New to iMessage is the ability to send voice memos and videos to each other. This is a cool feature but I cannot see it being used a ton.
A huge feature for me is the third party keyboards. Back before I joined the Apple herd, I had a Samsung Galaxy S. This phone had Swype. It was the only thing I missed about that phone. Now I can use this keyboard on my iPhone. It works great. The one problem is every time I enter my pass code to get back into my phone, it forgets that Swype is my default keyboard and goes back to the stock one. This apparently will be fixed in the next small update. If you want to use the stock keyboard, it has changed to add predictive text. And it works pretty well as it learns as you enter in words.
Another improvement is the ability to reply to a message from the notification of that message that drops down from the top of the screen. Now you don’t have to go into the message app to reply.
Along with the iPhone 6 and iPhone 6 Plus, apple has included a reachability option. All you have to do is double tap (not press) the home button and the screen will slide down so you can reach apps at the top of the screen with your thumb. Once you tap on something, the screen slides back up so you can use your phone normally. It took some time to get used to. But now I use it constantly so I am not stretching my hand to reach or using two hands.
Apple has added NFC (Near Field Communication), but it is only being used as tap-to-pay. This feature is to come and only works with iPhone 6 and higher. Once available you will be able to enter your credit card information into the app. You then will be able to tap your phone (same as you do your debit card) to pay for things at supported stores.
The last major inclusion is the Health app. This app is meant to be a collection of all of your health data. It can track your steps, distance moved and a whole host of other things, but the app is very confusing to use. I have a FitBit and the app for that is amazing. You can see all the important information at a glance. Another thing I noticed is the step count on the iPhone was way under the step count of the FitBit and the FitBit is very accurate. I counted the steps myself over a short distance (1000 steps) and it was only off by three. It seems like Apple saw this huge market in the fitness app and tried to rush this app out. Maybe it will get better when it is attached to the Apple Watch.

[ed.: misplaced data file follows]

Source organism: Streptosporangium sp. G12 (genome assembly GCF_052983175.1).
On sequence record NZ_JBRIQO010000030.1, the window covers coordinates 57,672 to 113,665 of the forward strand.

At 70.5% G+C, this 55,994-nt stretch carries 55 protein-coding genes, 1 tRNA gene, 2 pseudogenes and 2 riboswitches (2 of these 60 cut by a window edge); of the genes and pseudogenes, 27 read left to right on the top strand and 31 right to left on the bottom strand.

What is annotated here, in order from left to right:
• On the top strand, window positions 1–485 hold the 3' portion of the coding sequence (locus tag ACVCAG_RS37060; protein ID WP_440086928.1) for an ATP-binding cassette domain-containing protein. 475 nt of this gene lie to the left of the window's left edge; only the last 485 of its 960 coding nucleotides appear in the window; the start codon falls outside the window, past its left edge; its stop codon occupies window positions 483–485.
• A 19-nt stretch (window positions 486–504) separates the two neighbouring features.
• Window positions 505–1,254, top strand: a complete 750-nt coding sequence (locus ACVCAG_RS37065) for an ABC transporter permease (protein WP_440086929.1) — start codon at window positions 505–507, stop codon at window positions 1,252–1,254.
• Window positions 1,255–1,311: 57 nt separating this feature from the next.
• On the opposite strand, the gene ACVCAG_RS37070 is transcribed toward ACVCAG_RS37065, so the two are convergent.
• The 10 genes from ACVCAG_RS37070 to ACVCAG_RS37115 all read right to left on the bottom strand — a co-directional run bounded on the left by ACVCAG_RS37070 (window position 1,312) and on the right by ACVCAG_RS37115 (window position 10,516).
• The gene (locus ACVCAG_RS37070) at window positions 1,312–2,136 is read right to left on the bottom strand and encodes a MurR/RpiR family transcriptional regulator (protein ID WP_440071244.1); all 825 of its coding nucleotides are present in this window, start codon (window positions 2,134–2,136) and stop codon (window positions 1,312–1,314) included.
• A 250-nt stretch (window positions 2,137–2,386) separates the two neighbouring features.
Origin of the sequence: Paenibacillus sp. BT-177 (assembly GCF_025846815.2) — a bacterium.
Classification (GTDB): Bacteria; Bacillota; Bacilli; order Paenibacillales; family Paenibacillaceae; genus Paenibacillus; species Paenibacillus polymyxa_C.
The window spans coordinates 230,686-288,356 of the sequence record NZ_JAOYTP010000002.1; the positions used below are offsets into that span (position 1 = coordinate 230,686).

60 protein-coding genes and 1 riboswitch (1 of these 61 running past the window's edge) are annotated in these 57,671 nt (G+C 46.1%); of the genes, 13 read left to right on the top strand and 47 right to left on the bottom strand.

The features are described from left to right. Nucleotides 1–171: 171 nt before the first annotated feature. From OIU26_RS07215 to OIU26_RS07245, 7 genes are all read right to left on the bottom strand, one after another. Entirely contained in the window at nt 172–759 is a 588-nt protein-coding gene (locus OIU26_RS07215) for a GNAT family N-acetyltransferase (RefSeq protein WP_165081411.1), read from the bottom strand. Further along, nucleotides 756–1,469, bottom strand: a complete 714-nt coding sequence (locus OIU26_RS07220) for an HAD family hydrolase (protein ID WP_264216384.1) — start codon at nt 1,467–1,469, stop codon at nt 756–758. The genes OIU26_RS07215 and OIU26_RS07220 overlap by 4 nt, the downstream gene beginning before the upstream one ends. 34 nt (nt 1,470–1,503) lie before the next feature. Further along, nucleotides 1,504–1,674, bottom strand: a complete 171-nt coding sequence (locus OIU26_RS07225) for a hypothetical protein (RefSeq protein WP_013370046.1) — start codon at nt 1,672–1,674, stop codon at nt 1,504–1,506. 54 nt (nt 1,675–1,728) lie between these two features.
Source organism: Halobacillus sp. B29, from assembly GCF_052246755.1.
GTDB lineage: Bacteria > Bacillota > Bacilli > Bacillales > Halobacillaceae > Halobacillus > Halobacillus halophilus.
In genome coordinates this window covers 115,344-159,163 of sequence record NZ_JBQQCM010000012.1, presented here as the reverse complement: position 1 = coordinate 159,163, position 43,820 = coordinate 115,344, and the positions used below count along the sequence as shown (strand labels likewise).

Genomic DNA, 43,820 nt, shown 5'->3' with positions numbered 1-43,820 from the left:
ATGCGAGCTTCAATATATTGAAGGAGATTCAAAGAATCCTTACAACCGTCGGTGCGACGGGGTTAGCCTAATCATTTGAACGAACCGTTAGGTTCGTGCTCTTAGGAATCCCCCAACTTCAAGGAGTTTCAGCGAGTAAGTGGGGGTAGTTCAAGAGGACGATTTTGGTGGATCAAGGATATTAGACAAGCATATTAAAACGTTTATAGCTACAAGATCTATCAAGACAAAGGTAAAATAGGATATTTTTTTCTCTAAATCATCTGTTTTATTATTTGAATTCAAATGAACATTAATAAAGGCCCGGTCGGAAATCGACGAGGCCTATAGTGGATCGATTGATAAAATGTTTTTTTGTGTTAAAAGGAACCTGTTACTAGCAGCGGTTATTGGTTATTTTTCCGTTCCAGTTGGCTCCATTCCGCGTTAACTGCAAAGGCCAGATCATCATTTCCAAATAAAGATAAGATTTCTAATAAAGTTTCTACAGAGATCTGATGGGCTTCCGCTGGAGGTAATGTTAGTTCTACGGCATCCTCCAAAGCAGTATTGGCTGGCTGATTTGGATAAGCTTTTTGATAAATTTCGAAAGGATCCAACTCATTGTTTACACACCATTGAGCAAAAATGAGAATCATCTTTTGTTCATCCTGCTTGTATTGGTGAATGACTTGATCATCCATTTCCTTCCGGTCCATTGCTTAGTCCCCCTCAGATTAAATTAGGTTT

iOS 8 is an enhancement over iOS 7. Not a huge improvement but an improvement none the less. If your iPhone is the only Apple device you or your family owns, this update will not make any difference to you. To get the most out of the updates iOS 8 provides you have to have multiple Apple devices. iOS is now, more than ever, an operating system that ties all your Apple devices together.
This is the thing I love about Apple and the iPhone. It all works together and with minimal setup. You don’t have to go out and buy special apps to share photos, files, contacts and now music and movies. These are all included in iOS and tie together with the entry of one iTunes e-mail address and password.
Now on the point of “Should you update?”. If you have an iPhone 4S, the answer would be no. The phone is just not fast enough to handle iOS 8. If you have the iPhone 5 or iPhone 5S, then the answer would be a yes. Even if you don’t have multiple Apple devices within your family, there comes a point in time when apps are not compatible or have less features in older iOS versions. It is always a good idea to keep your phone and all the apps up-to-date as you get all the new features. But most importantly you get improved security and reliability.
+ improved connectivity between all Apple devices
+ family sharing
+ third party keyboard support
+ NFC pay (coming soon)
- some bugs in the third party keyboard support
- update only improvement for users/families with more than one Apple device